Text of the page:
The Law and the Lady
18. Third Question--What Was His Motive?
THE first question (Did the Woman Die Poisoned?) had been answered, positively. The
second question (Who Poisoned Her?) had been answered, apparently. There now
remained the third and final question--What was His Motive? The first evidence called in
answer to that inquiry was the evidence of relatives and friends of the dead wife.
Lady Brydehaven, widow of Rear-Admiral Sir George Brydehaven, examined by Mr.
Drew (counsel for the Crown with the Lord Advocate), gave evidence as follows:
"The deceased lady (Mrs. Eustace Macallan) was my niece. She was the only child of my
sister, and she lived under my roof after the time of her mother's death. I objected to her
marriage, on grounds which were considered purely fanciful and sentimental by her other
friends. It is extremely painful to me to state the circumstances in public, but I am ready
to make the sacrifice if the ends of justice require it.
"The prisoner at the bar, at the time of which I am now speaking, was staying as a guest
in my house. He met with an accident while he was out riding which caused a serious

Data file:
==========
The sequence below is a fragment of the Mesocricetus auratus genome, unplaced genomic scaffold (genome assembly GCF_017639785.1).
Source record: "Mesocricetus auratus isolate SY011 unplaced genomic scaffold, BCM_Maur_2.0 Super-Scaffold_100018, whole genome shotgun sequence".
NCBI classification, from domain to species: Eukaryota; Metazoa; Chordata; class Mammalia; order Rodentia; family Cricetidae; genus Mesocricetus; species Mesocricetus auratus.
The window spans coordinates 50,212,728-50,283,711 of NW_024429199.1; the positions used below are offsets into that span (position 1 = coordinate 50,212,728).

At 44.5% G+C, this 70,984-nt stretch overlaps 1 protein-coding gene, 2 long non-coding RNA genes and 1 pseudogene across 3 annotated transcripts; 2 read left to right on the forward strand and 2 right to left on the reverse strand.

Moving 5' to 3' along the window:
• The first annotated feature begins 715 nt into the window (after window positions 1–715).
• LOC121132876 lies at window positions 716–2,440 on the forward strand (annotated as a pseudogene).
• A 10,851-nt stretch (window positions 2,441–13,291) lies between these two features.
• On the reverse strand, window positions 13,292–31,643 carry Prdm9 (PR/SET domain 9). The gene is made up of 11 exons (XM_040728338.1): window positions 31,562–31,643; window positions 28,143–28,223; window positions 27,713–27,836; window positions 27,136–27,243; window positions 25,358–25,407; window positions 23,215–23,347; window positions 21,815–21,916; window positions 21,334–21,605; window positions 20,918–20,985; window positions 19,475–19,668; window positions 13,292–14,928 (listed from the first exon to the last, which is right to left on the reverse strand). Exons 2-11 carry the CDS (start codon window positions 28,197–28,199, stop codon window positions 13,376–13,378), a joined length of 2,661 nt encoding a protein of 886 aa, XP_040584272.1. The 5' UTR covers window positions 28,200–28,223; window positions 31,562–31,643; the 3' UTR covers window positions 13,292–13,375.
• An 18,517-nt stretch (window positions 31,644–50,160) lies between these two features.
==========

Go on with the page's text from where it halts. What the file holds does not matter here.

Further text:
injury to one of his legs. The leg had been previously hurt while he was serving with the
army in India. This circumstance tended greatly to aggravate the injury received in the
accident. He was confined to a recumbent position on a sofa for many weeks together;
and the ladies in the house took it in turns to sit with him, and while away the weary time
by reading to him and talking to him. My niece was foremost among these volunteer
nurses. She played admirably on the piano; and the sick man happened--most
unfortunately, as the event proved--to be fond of music.
"The consequences of the perfectly innocent intercourse thus begun were deplorable
consequences for my niece. She became passionately attached to Mr. Eustace Macallan,
without awakening any corresponding affection on his side.
"I did my best to interfere, delicately and usefully, while it was still possible to interfere
with advantage. Unhappily, my niece refused to place any confidence in me. She
persistently denied that she was actuated by any warmer feeling toward Mr. Macallan
than a feeling of friendly interest. This made it impossible for me to separate them
without openly acknowledging my reason for doing so, and thus producing a scandal
which might have affected my niece's reputation. My husband was alive at that time; and
the one thing I could do under the circumstances was the thing I did. I requested him to
speak privately to Mr. Macallan, and to appeal to his honor to help us out of the difficulty
without prejudice to my niece.
"Mr. Macallan behaved admirably. He was still helpless. But he made an excuse for
leaving us which it was impossible to dispute. In two days after my husband had spoken
to him he was removed from the house.